Is it better to by a chocolate product produced in the US, with chocolate made most likely made from either a US or European-based multinational, who buys beans on the international commodities market and then ships them to whatever country for processing? BTW, I have seen “Swiss” labeled chocolates, sold by Albert Uster, now being made in South Korea! And where was the chocolate processed? It is just this distorted, crazy movement of materials from one place to another that we were trying to avoid.
Another issue regarding local, and in our case, “single origin” as in only from Ecuador, and for that matter, only from some specific farms in Ecuador, is that there is little to no regulation (at least that I know of, please advise if I’m mistaken) about calling your chocolate product “single origin.” So you might have a bar with 70%, 60%, or even less beans from a single origin being mixed with beans from other parts of the world, and not even know it. Who controls this? Who regulates? It’s basically up to the manufacturer to prove where the beans in their “single origin” chocolate are coming from…if they can.
I think the best anyone can do, especially when it comes to chocolate, is to try and source as much of their materials for their final products (including packaging and services such as advertising, marketing, copywriting, etc) from nearby sources. But with the Internet, it’s hard to say if all this effort for local somehow has lost a great deal of meaning…
Friday morning I headed over to another part of town to visit a chocolate maker I had found out about through a contact of mine. It may sound surprising it took me four years to find out about this guy, but I guess I didn’t bother to pick up that cheap bar of chocolate in the supermarket and pick up the phone and dial the number on the package. So I heard about him just recently. Not that there are many businesses here that would invite you on over for a look-see, especially in the chocolate business here, where most people are trying to jealously guard their secrets.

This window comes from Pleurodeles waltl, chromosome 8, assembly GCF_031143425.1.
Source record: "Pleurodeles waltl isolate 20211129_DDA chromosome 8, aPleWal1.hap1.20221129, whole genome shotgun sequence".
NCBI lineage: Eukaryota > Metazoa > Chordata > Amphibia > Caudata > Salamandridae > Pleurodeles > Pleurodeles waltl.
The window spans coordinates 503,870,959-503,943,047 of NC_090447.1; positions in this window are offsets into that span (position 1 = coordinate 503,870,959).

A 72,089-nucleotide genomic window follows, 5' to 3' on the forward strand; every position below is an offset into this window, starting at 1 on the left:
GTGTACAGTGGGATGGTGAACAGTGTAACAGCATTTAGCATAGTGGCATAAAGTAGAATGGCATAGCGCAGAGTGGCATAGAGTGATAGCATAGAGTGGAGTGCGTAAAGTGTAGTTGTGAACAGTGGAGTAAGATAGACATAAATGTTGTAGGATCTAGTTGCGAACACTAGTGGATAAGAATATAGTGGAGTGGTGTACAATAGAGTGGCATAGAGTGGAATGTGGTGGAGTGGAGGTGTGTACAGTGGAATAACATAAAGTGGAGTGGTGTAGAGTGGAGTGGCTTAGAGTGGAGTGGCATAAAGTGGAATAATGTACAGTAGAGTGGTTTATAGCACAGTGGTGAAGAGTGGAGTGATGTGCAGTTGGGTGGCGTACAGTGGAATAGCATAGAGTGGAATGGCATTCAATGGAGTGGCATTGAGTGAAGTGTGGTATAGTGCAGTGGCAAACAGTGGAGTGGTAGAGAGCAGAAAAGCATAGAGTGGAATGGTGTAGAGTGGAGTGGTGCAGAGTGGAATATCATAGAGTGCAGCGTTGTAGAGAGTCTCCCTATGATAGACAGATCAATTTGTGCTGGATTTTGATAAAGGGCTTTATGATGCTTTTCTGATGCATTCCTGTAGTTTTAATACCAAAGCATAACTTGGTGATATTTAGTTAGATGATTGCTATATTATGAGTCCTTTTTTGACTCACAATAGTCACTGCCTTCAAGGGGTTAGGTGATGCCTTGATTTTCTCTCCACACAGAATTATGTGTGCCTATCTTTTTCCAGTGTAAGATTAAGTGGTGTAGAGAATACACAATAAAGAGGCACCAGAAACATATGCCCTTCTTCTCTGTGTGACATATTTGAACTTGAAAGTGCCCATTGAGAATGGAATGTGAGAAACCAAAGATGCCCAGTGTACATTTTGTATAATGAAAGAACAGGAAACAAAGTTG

I really enjoyed speaking with the owner, because unlike many people here, he recognized the value of Nacional cocoa and the problems with so many people wanting to grow CCN-51 beans. He also stated the unfortunate truth “To compete in Ecuador you really have to make a bad product.” That is, a product that is cheap and of mediocre or inferior quality. It’s not because people don’t want better-if they knew there was “better” they might want it-if they could afford it. It’s because to sell something here and sell it well, the two main factors are price and quantity-low price, big quantity. That’s what almost, if not all, of what people are thinking about, overtly or not, when they go to purchase something.
The place has been in business over 100 years, and looking at the machinery this was obviously true. The only thing he’d let me take picture of was the winnower, built by “National Equipment” from the US, back who knows when…early 20th century or late 19th century? Anyway, from a few numbers he tossed out, this winnower could probably winnow 500-600 pounds of beans per hour.
Additionally, in another part of the shop (it was basically two rooms) he had a 250 kg conch, two old french mill refiners, a dosing machine for filling molds, and a mixing machine where the cocoa liquor and sugar are combined before being milled and conched. He doesn’t have nearly as much capacity as the winnower-maybe 1 ton a month of total production, everything done almost completely by hand, no holding tanks, very basic. He did have some fairly good chocolate, but the lack of basic hygiene and professional operating standards was evident. The mill refiner had chocolate accumulated on it from what looked like decades.¬† I wouldn’t rush to have him process beans for me, but it is an available option, and a curious place to visit if you’re in Quito and you’d like to see it.